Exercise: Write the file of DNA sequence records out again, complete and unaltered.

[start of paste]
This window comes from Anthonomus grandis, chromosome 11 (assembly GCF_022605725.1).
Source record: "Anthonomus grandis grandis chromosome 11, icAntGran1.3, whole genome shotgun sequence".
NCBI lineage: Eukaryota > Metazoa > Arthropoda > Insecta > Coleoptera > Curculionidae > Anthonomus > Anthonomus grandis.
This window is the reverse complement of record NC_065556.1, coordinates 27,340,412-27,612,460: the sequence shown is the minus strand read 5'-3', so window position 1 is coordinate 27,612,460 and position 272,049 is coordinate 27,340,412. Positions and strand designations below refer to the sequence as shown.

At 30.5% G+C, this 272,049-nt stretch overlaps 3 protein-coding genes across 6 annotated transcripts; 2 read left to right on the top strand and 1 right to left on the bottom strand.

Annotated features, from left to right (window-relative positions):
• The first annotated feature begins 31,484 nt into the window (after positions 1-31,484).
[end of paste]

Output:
This window comes from Anthonomus grandis, chromosome 11 (assembly GCF_022605725.1).
Source record: "Anthonomus grandis grandis chromosome 11, icAntGran1.3, whole genome shotgun sequence".
NCBI lineage: Eukaryota > Metazoa > Arthropoda > Insecta > Coleoptera > Curculionidae > Anthonomus > Anthonomus grandis.
This window is the reverse complement of record NC_065556.1, coordinates 27,340,412-27,612,460: the sequence shown is the minus strand read 5'-3', so window position 1 is coordinate 27,612,460 and position 272,049 is coordinate 27,340,412. Positions and strand designations below refer to the sequence as shown.

At 30.5% G+C, this 272,049-nt stretch overlaps 3 protein-coding genes across 6 annotated transcripts; 2 read left to right on the top strand and 1 right to left on the bottom strand.

Annotated features, from left to right (window-relative positions):
• The first annotated feature begins 31,484 nt into the window (after positions 1-31,484).